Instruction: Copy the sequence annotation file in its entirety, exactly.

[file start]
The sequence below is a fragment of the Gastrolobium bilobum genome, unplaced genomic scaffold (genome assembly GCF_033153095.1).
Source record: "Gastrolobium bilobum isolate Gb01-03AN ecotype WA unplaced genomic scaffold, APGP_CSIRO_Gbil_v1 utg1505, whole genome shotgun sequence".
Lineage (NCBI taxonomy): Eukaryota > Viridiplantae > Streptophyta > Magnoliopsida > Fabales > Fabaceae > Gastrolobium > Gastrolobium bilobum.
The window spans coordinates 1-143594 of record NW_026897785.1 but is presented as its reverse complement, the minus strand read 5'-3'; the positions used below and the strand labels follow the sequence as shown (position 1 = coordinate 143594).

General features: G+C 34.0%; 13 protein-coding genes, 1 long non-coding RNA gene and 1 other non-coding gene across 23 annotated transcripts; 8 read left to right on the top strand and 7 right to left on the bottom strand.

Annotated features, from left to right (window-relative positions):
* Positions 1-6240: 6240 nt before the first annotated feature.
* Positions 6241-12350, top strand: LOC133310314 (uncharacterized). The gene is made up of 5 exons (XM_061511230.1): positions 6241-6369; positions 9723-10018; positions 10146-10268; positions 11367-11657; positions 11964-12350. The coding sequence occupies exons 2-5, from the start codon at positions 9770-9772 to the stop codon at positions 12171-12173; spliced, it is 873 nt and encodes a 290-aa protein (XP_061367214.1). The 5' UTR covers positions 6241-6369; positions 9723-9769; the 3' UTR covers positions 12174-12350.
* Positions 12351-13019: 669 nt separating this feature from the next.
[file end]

The sequence below is a fragment of the Gastrolobium bilobum genome, unplaced genomic scaffold (genome assembly GCF_033153095.1).
Source record: "Gastrolobium bilobum isolate Gb01-03AN ecotype WA unplaced genomic scaffold, APGP_CSIRO_Gbil_v1 utg1505, whole genome shotgun sequence".
Lineage (NCBI taxonomy): Eukaryota > Viridiplantae > Streptophyta > Magnoliopsida > Fabales > Fabaceae > Gastrolobium > Gastrolobium bilobum.
The window spans coordinates 1-143594 of record NW_026897785.1 but is presented as its reverse complement, the minus strand read 5'-3'; the positions used below and the strand labels follow the sequence as shown (position 1 = coordinate 143594).

General features: G+C 34.0%; 13 protein-coding genes, 1 long non-coding RNA gene and 1 other non-coding gene across 23 annotated transcripts; 8 read left to right on the top strand and 7 right to left on the bottom strand.

Annotated features, from left to right (window-relative positions):
* Positions 1-6240: 6240 nt before the first annotated feature.
* Positions 6241-12350, top strand: LOC133310314 (uncharacterized). The gene is made up of 5 exons (XM_061511230.1): positions 6241-6369; positions 9723-10018; positions 10146-10268; positions 11367-11657; positions 11964-12350. The coding sequence occupies exons 2-5, from the start codon at positions 9770-9772 to the stop codon at positions 12171-12173; spliced, it is 873 nt and encodes a 290-aa protein (XP_061367214.1). The 5' UTR covers positions 6241-6369; positions 9723-9769; the 3' UTR covers positions 12174-12350.
* Positions 12351-13019: 669 nt separating this feature from the next.